Bashar al-Assad is poised to take back the whole of Aleppo from rebel forces after seizing key opposition neighbourhoods in the besieged east of the city. His army has split rebel-held territory in Syria's second city in half after a two week offensive backed by Russian air strikes.
As many as 10,000 civilians fled the east of the city, where some 250,000 still live among the ruins of what was once Syria's commercial and financial hub. The Syrian army captured the rebel-held area of al-Shakour just days after gaining control of two other districts, Jabal Badro and Hanano.
"The revolutionaries are fighting fiercely but the volume of bombardments and the intensity of the battles, the dead and the wounded, and the lack of hospitals, are all playing a role in the collapse of these frontlines," a member of Jabha Shamiya, one of the largest rebel groups, told Reuters.
Hours later, both Syrian state TV and the Syrian Observatory for Human Rights reported the entire district had fallen to Assad's forces. Russia's defence ministry said that Syrian government forces had taken back 40% of rebel held territory in Aleppo.
The residents that remain in eastern Aleppo are not only under heavy military bombardment but are suffering a severe shortage of food, after UN access was cut off to rebel areas of the city on November 13. The head of the Syria Civil Defence – known as the White Helmets – told al-Jazeera on November 25 that inhabitants had just 10 days before they ran out of food completely.
Less than a week ago, United Nationals Emergency Relief Coordinator Stephen O'Brien said the humanitarian crisis in Syria was a source of shame for the entire world. "I am more or less at my wit's end," O'Brien said in New York, "shame on us all for not acting to stop the annihilation of eastern Aleppo and its people [...]."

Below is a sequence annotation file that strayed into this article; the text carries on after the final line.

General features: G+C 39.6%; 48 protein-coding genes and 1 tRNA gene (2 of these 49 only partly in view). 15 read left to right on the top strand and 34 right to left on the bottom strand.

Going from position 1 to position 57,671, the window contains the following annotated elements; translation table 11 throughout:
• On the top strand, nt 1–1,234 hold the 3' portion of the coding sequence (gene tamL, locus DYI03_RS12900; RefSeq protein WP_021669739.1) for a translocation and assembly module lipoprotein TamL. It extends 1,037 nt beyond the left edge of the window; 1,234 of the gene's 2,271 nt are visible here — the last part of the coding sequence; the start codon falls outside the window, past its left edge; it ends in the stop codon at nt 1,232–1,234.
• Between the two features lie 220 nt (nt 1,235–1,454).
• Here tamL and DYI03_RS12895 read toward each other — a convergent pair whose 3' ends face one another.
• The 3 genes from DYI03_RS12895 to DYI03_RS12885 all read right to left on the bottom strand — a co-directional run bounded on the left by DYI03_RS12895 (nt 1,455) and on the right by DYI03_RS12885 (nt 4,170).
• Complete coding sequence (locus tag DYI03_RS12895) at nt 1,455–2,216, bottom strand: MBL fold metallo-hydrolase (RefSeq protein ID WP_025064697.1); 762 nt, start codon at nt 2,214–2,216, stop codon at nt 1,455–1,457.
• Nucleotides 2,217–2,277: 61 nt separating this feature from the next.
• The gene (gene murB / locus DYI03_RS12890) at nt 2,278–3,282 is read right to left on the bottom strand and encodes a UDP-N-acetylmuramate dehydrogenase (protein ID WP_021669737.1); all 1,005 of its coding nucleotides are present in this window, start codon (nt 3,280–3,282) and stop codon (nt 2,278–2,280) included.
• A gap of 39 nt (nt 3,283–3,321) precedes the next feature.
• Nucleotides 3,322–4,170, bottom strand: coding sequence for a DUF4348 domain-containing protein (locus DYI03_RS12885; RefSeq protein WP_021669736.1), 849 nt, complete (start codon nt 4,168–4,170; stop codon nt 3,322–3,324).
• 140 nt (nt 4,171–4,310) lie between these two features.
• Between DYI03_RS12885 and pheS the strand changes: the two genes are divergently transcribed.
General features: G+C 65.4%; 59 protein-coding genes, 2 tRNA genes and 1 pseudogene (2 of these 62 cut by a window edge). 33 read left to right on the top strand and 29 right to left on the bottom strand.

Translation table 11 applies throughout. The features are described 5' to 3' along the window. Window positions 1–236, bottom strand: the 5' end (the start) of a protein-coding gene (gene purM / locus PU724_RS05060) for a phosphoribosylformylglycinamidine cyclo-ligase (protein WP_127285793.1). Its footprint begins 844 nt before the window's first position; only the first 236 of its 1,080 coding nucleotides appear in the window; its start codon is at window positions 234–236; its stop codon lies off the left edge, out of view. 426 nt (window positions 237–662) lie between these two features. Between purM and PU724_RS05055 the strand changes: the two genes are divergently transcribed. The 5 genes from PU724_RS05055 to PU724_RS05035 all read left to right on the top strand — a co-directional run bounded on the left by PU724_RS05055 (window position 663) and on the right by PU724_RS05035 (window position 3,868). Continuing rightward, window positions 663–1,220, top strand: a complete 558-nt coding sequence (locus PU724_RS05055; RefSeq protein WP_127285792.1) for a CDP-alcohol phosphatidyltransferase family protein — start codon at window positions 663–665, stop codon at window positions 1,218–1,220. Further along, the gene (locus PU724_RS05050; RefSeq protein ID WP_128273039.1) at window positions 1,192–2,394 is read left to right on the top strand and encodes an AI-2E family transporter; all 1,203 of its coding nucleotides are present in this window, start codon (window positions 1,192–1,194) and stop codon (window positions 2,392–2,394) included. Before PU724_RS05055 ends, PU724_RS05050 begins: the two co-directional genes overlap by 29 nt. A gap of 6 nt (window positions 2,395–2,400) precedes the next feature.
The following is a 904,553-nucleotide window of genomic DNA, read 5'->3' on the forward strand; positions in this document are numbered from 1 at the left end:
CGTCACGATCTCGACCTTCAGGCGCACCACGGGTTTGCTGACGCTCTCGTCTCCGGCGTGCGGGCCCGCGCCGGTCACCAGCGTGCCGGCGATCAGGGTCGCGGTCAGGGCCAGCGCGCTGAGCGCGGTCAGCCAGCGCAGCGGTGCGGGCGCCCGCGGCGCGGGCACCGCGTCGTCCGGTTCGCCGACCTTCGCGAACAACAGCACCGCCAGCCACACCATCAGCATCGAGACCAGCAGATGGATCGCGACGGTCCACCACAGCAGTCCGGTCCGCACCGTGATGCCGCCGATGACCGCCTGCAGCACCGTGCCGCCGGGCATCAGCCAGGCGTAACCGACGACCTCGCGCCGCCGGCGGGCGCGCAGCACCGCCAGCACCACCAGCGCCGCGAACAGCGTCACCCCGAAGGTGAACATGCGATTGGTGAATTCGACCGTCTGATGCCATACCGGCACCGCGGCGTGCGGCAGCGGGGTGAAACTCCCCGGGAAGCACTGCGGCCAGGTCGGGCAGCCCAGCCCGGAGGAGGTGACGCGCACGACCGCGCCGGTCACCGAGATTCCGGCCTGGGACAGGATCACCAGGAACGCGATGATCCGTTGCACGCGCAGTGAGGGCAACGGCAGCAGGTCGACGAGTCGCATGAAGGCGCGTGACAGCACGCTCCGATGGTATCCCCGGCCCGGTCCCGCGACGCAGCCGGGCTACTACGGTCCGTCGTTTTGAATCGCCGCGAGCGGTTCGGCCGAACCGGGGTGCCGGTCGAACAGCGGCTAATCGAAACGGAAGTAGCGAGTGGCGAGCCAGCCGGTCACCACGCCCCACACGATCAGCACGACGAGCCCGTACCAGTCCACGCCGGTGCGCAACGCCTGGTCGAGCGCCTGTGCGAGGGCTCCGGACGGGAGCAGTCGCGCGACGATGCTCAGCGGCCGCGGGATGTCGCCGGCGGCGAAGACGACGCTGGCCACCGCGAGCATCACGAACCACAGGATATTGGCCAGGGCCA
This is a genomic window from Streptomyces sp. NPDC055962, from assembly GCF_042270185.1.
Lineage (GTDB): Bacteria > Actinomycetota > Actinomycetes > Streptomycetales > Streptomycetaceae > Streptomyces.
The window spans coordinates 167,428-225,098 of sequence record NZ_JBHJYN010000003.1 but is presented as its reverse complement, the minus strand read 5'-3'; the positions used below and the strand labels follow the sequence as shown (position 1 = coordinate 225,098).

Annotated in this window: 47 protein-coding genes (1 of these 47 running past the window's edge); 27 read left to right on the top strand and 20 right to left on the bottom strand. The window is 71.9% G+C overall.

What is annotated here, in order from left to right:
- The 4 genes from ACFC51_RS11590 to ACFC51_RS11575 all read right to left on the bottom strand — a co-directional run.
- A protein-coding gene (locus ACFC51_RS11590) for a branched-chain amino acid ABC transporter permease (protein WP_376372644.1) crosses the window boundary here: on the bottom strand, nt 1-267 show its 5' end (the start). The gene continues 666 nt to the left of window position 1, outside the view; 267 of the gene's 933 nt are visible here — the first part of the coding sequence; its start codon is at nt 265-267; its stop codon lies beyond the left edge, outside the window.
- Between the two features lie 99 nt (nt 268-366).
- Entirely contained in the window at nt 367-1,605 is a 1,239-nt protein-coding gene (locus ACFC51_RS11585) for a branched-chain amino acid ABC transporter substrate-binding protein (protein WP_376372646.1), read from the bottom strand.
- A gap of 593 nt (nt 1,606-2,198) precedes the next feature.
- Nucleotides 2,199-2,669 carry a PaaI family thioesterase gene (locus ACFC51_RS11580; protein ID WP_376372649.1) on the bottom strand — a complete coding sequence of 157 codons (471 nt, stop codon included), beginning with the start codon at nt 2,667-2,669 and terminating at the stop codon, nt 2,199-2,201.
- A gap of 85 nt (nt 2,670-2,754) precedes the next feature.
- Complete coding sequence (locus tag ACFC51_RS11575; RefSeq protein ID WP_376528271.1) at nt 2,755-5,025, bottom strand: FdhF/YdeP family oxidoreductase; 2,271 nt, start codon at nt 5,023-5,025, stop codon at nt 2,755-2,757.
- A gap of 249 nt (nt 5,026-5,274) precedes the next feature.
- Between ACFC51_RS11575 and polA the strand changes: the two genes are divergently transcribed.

Bana Alabed, the seven-year-old Syrian girl that has attracted almost 140,000 followers on Twitter since she and her mother began tweeting from besieged Aleppo in September, said that her house had been destroyed in the fighting. Later her mother, Fatemah, said that the family were on the run: "Many people killed right now in heavy bombardment. We are fighting for our lives."
Many have speculated that the assault, which began a fortnight ago, was linked to the election of Donald Trump as US President on November 9. Trump had intimated during his campaign that he was open to a rapprochement with Putin over Russia's involvement in Syria, which was condemned by Barack Obama and his Secretary of State, John Kerry.
But the rebels have also lost support from powerful regional backers, Saudi Arabia and Turkey, both embroiled in conflicts closer to home. Riyadh is still fighting a war in Yemen while also wrestling with an economic crisis provoked by the global crash in oil prices. Turkey's interests in Syria, meanwhile, has shifted to the north, where it is trying to stem Kurdish influence in the battle against Islamic State.
"The rebels suddenly find themselves without the external support that they have relied on. And that is playing out on the ground," said Julien Barnes-Dacey, senior policy fellow in the Middle East and North Africa Programme at the European Council on Foreign Relations.
Barnes-Dacey said that once Aleppo falls, Russia may encourage Assad to pick up talks with the various factions fighting in Syria's civil war. But the Syrian leader may prefer to seize the opportunity to take back the entire country. "There is the sense that [Assad] will see this as a vindication and a springboard to gain control of the entire country," he said.